An ex-boyfriend once made fun of me for saying I had gotten "good feedback" on the glasses (both he and his parents thought I looked better without them). I know he was mostly making fun of what an incredibly dorky thing to say that was, but I became kind of self-conscious, because for the better part of the last six or seven years I've worked in an office and spent time around people who also choose to wear glasses, either because they hate contacts or because, like me, glasses have just become a part of their look. But I realized the bulk of the compliments were in the other direction: the glasses are great. So I'm going to keep wearing them! This is how I choose to look on days when I wear them!

How do you feel about compliments in general?
I love compliments but I am pretty bad at taking compliments graciously—like Jackie Florrick in "The Good Wife" I often twist a compliment into a way of denigrating myself further, which I realize is SUPREMELY annoying. I am much more comfortable giving them, but I'm also pretty conservative about it because I hate false praise more than anything.

Do you think you have a good bullshit compliment detector? Are there any hallmarks of false praise?
Not only is my bullshit detector good, it is probably a stitch and a half too sensitive. Which is to say, I can be suspicious of people's motives, and forget that sometimes ingratiation as a motive is not necessarily a bad thing. I think it comes from being uncomfortable with small-talk and saying things just to fill the space and time—of say, the elevator ride, hallway encounter, whatever. There's this phenomenon I love observing, which is not exactly false praise but something like placebo praise, where someone comments on something simply because it's notable (i.e., loud, bright, unusual, different). People tend to phrase those comments as, "I love your X," or "Cool Y!" but what they really mean is "I notice it, it is noticeable." But maybe that's all we're asking for when we wear bright colors or crazy patterns?

What factors influence your reception of a compliment?
It took about five years of wearing the glasses for people to stop asking me, "Did you get new glasses?" Explaining that I had had them for many years wore me down and I eventually just started saying "Yeah!" out of exasperation. Like, what was I trying to do, fact check their compliment? "Actually…" That's obnoxious, Silvia, don't do that. But for the most part my reception of a compliment is colored by what I think of the person giving the compliment, and what I make of what they stand to gain by giving it. Praise and compliments are a tough spot for me, but in some ways I think I wear the glasses to force myself to get used to people commenting on my look—habituation of a kind.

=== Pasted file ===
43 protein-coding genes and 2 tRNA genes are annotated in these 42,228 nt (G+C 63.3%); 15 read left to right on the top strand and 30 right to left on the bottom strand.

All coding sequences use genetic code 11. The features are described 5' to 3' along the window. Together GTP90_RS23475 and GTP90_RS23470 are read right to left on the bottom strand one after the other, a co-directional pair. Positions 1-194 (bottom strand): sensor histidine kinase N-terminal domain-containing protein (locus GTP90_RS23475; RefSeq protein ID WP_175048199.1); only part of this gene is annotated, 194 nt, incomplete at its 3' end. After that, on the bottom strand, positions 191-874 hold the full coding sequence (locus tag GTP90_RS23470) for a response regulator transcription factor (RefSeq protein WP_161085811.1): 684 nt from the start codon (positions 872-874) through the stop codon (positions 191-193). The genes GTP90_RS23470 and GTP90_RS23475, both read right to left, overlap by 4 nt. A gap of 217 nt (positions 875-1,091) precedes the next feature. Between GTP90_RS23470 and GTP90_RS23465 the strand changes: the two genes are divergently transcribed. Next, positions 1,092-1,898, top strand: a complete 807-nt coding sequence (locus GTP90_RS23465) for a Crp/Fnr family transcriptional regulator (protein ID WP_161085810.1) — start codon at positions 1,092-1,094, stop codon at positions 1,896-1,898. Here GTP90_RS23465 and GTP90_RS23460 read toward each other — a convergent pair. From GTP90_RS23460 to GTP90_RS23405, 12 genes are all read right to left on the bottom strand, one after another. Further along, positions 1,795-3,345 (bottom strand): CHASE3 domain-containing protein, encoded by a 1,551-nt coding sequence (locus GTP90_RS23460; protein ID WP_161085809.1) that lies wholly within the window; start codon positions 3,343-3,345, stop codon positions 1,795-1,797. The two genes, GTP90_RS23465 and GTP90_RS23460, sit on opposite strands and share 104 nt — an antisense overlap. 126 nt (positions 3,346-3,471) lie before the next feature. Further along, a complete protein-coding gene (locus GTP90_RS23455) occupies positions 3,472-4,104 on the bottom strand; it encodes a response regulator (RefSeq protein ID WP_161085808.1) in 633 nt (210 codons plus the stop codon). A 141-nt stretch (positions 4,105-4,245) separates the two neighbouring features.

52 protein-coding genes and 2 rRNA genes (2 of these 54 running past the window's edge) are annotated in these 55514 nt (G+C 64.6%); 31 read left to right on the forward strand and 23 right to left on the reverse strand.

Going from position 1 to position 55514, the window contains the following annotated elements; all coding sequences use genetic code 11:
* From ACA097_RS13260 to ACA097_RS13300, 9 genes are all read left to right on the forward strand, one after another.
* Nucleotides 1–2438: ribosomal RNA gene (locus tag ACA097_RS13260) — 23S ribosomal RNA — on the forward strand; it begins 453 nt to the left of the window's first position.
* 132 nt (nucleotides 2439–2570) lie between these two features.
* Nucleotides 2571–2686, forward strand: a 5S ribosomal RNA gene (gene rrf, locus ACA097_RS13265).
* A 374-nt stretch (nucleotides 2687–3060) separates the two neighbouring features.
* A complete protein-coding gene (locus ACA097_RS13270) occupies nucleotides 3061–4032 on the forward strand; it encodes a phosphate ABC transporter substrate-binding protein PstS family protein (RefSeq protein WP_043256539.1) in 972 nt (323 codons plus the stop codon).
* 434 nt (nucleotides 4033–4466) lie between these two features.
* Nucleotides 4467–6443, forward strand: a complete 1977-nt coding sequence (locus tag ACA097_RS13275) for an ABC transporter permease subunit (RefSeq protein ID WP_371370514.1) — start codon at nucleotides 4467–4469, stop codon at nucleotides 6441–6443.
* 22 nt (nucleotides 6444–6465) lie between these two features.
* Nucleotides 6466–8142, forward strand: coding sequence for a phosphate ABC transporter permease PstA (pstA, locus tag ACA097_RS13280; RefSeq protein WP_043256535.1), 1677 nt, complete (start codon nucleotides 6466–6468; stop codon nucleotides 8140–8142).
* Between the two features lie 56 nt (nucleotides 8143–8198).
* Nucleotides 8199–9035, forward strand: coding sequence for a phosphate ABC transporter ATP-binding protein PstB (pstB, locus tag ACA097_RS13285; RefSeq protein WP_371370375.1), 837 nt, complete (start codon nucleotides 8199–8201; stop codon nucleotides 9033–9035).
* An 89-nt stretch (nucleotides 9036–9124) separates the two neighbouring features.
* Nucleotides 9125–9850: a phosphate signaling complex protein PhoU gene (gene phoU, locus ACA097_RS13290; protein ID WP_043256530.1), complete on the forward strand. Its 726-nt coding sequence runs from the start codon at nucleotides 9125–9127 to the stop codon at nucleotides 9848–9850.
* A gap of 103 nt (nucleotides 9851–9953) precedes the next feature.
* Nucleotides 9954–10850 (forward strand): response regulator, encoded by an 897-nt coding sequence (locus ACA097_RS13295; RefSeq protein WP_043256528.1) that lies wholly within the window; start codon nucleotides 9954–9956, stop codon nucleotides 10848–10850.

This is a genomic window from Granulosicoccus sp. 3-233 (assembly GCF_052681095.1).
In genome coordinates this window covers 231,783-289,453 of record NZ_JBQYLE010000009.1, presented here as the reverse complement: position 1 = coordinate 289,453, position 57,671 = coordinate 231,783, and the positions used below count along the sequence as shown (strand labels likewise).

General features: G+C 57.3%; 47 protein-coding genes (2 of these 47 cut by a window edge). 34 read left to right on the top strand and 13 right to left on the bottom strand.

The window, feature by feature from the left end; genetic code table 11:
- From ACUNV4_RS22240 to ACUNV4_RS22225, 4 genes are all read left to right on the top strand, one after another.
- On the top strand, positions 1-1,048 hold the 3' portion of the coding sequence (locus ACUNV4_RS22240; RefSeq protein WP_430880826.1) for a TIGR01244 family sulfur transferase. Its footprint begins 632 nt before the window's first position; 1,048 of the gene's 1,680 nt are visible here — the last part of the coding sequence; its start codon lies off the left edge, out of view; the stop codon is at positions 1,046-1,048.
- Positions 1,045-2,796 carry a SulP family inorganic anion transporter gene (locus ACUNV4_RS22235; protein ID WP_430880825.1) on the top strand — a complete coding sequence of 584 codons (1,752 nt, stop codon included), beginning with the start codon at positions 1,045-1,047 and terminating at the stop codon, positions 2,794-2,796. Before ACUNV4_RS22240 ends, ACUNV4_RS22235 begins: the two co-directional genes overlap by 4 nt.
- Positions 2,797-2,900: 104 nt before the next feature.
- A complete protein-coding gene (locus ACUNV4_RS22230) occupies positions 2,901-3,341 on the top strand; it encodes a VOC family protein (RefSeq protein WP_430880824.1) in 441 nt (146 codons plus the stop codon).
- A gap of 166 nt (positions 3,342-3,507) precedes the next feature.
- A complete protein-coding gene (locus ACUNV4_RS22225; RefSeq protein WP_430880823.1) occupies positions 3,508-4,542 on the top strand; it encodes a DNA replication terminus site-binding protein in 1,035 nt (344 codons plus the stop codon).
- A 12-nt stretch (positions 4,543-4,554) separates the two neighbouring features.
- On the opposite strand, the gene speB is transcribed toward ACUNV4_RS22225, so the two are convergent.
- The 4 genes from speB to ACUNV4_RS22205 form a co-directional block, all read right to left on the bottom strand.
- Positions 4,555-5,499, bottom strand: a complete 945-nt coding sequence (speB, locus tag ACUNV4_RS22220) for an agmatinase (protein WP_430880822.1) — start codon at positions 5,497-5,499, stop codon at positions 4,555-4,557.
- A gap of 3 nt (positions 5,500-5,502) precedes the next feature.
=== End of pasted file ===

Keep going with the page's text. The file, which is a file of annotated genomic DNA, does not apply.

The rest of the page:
What do you think people stand to gain from complimenting others? Are compliments always necessarily transactional in that way?
I am the way with compliments the way I am with giving gifts, which is I rarely do it when calendrically or socially expected—I let the gift or the compliment drive the process. I'm very associative. So if I see something that strikes me as a perfect gift for someone, I buy it! If I come across a postcard or a notecard that makes me think of someone, I'll send it. Maybe I will hold onto it until the time is right to seem less crazy. But I think of people all the time when I see things that remind me of them. I hate the pressure fitting gifts and cards to occasions; it's much easier the other way around. With compliments, I tend to notice a thing that I like as detached from a person it belongs to or who is wearing it. I let the thing I admire—the shirt, the necklace, the shoes—inform my feeling about the person, which means sometimes I even compliment people I don't know very well or profess not to like. A beautiful handbag is worth commending no matter whose shoulder it's on. As for what I stand to gain, I don't know that I feel it's really anything—it's almost like a pure emotional expression of appreciation. I think maybe I compliment very selfishly, by pointing out my own tastes. Whoops!

Do you think the compliments alter or have altered your relationship to your glasses?
Definitely. I feel more confident in wearing them knowing that so many people have complimented them. I sort of feel like I put them up for a five-year vote, and the results came back overwhelmingly positive. I'm going to stick with them for now, but I'm getting worried because I know they won't last forever (in fact I need to get new lenses, they're all scratched). I dread having to find new frames, because I'm pretty sure they don't sell this model anymore. I liked this lens shape so much I bought the same frames but in clear plastic. That really throws people off who are used to the tortoise shell. People still ask if the clear ones are new (they're about four years old now). I say yes.